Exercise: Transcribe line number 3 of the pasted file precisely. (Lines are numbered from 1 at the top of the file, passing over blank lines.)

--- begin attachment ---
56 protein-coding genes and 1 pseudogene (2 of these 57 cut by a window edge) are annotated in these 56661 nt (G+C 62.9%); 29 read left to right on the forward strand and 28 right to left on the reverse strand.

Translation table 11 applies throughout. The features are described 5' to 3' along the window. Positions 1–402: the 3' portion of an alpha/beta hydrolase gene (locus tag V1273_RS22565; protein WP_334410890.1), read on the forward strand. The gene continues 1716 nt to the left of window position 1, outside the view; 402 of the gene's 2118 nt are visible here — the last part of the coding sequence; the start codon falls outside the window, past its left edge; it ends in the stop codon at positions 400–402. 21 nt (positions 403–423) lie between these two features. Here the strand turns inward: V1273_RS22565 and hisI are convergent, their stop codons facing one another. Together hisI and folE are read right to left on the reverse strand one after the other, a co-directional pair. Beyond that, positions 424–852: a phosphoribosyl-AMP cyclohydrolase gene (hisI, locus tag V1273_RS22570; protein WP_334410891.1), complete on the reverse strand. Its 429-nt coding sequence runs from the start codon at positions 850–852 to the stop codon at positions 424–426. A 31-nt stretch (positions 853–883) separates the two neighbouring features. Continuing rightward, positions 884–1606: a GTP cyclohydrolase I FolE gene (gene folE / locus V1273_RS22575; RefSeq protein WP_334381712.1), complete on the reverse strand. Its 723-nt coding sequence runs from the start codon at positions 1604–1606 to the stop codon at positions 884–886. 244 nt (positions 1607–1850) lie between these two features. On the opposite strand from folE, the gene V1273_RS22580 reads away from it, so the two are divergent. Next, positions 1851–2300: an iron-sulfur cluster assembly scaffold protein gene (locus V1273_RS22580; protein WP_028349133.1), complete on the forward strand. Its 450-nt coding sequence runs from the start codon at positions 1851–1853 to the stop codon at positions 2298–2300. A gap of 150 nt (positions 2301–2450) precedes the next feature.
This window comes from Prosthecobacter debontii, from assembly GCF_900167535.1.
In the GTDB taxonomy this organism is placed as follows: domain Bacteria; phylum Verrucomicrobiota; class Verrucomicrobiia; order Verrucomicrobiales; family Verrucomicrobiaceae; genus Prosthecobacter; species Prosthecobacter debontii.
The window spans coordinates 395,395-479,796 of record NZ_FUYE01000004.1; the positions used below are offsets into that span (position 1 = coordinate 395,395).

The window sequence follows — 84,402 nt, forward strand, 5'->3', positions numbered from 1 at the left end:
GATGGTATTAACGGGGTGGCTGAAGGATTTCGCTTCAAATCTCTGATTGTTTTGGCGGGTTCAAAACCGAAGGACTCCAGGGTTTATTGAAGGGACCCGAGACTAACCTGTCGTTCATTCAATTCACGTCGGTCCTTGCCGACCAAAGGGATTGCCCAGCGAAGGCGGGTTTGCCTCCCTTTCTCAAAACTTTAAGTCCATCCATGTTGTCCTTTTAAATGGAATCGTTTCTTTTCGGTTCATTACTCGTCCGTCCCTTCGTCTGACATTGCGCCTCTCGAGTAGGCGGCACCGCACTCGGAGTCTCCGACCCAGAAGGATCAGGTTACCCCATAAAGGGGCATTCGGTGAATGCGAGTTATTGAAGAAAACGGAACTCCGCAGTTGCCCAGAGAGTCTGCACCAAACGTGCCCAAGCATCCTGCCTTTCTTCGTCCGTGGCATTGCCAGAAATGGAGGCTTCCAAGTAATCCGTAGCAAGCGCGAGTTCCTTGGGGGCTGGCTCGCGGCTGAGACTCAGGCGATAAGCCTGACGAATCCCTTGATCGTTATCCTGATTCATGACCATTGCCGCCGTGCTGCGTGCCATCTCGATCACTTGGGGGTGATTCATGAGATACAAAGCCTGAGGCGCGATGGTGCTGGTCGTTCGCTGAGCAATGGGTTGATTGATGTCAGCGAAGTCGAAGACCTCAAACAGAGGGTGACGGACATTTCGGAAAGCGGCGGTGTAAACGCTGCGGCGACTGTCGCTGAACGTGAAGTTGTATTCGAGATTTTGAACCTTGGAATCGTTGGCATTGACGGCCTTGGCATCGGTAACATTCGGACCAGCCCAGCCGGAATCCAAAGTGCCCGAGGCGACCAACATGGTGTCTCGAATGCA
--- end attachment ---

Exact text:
This window comes from Prosthecobacter debontii, from assembly GCF_900167535.1.